Eventually Calvin and “his” Ruby break up, he writes the story in a novel, which is a big bestseller. And then he runs into a woman who looks exactly like Ruby. Well, she’s also played by Kazan. And she seems to be exactly like Ruby, which is a very weak ending. If Calvin learned anything from this experience, it ought to have been that he could deal with a real woman. It would not have taken more than a couple of lines to establish this new woman as completely different from Ruby. It might have made for a better film is this final scene happened a little earlier and we got to watch Calvin deal with the new woman.

Premium Rush (2012. Written by David Koepp & John Kamps. 91 minutes)

Premium Rush

This is how you make a B movie: David Koepp is best known for his scripts for big blockbusters: the first two Jurassic Park movies, the first Mission: Impossible movie, and Indiana Jones and the Kingdom of the Crystal Skull (2008). He has also written and sometimes directed smaller films. He was the writer of Panic Room (2002), a great “enclosed space” thriller, and he co-wrote with John Kamps and directed Ghost Town (2008), which I wrote about in US#33. Premium Rush is one of his smaller films, and the script is a perfect model of how it should be done.

The plot is simple: Wilee (as in Wile E. Coyote) is a bicycle messenger in New York City. He is assigned to deliver an envelope before 7. A bad guy will do anything to get his hands on the envelope. So right away you have action establishing Wilee zipping in and out of New York traffic, with all the comments from drivers as he goes by. So we know this is going to be a very kinetic film, to put it modestly. As with so much in this script, we don’t get any more than we need to know about Wilee’s character: he loves speed, he has no gears on his bike, and no brakes as well. He has a girlfriend, Vanessa, who is also a messenger, which is useful for later plot developments, and she is being hit on by another messenger. And that’s all we know about them. And all we need to know up front.

Wilee picks up a slim envelope from Nima, a young Asian woman at Columbia. Nima has roomed with Vanessa, and uses the bike messenger service for the university, so her asking for the service makes sense. Before he can get off the Columbia campus, he is stopped by a man who says he is with university security and needs the envelope back. Wilee doesn’t give it to him, partly because security of the packages is guaranteed by his company. I would have thought he would have been suspicious of anyone who claims his name is Forrest J. Ackerman, but neither Wilee nor anybody in the audience I saw it with picked up on that. We know “Ackerman,” actually a cop named Monday, is not a good guy, but look at how long before we find out how bad he really is. Monday is played by the great Michael Shannon, who bears a slight resemblance to David Letterman, so when Monday is in high dudgeon he seems like Letterman at his crankiest. Well, I thought that was funny.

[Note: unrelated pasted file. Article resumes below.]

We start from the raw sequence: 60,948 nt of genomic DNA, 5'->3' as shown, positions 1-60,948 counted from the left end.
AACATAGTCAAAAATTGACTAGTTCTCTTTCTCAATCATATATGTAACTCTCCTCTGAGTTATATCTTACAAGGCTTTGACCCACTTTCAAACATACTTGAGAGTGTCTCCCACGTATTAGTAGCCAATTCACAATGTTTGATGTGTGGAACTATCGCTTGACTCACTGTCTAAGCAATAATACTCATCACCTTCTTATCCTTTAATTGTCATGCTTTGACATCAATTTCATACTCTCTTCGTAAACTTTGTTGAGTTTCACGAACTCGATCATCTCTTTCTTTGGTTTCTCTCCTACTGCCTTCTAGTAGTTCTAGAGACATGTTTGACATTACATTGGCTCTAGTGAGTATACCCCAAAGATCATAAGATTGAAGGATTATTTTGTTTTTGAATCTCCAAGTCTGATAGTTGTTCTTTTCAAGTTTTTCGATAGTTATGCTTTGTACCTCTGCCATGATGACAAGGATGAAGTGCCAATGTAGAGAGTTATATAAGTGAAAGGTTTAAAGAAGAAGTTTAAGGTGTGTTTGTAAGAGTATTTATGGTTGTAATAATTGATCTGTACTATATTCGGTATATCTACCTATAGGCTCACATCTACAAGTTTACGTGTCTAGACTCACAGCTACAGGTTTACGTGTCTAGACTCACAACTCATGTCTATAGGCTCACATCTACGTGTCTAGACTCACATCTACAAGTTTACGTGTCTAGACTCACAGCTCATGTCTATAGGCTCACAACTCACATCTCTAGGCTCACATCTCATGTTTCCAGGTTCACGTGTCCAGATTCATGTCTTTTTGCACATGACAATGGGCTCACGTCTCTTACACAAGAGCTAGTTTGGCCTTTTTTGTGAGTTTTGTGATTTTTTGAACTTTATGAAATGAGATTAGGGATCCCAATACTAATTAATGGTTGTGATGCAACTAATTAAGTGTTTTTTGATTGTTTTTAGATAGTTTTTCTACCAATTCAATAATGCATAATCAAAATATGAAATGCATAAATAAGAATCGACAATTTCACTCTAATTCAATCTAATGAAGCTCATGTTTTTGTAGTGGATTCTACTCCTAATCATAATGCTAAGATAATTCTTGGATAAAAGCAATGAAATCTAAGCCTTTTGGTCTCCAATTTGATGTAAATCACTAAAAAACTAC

Koepp and Kamps are as careful as Burt Kennedy is in the Ranown films to hold off telling us useful information until we would kill our grandmothers to know it. Look at how long it takes us to find out what’s in the envelope: a movie theater stub with a smiley face. Big help; look at how long it takes for us to find out what that means. And even longer to find out why. Koepp and Kamps understand that you will need some quieter scenes as a change of pace from all the bike scenes and they use those to catch up on the plot points, rather than delve into character. And then we are ready to get on the road again. The writers also borrow a trick from Buster Keaton’s The General (1927). In that film Keaton is chasing his engine in the first half, then being chased by the Union army in the second half. Wilee is chased by Monday in the first half, then Wilee has to chase down the messenger (the one who hits on Vanessa, of course; nothing wasted here) before he delivers the envelope to Monday at the wrong address. And the writers save some of their best invention for the last: Wilee has to escape from a police impound warehouse, which means riding his bike over the cars and trucks there.

Not only is the script good, but Koepp as the director understands something very basic about speed on film. It does not matter how fast an object is going if we cannot feel its speed. You have all seen establishing shots of jet airliners flying through the sky. They are traveling 400 to 500 miles an hour, but you cannot tell because you have nothing to judge them against. A bike going through New York traffic here gives us a sense of the bike’s speed relative to everything else. Koepp’s cinematographer Mitchell Amundsen has shot a lot of second unit stuff for big action movies so he knows how to make it look great. That’s not true of the next film.

Hit & Run (2012. Written by Dax Shepard. 100 minutes)

Hit & Run

This is not how you make a B movie: Well, the opening is sort of charming. Charlie and Annie are in bed talking about the present, how this day is going to be great, how it…where the hell are Burt Kennedy, David Koepp and John Kamps when you need them? The dialogue in this film is anything but laconic, and a lot of it has the air of having been improvised by the actors, but then not shaped either in the rewriting or editing. Shepard not only wrote the script, but plays Charlie, and is the co-director as well. He and Kristin Bell as Annie, make a semi-charming if loquacious couple. Annie learns that she has the opportunity for a great new job running a new department at a university. Which university? Well, it’s UC, as University of California. But there are several UCs throughout the state. Charlie and Annie eventually wind up in Los Angeles, which would make it UCLA, but it’s never called that in the film.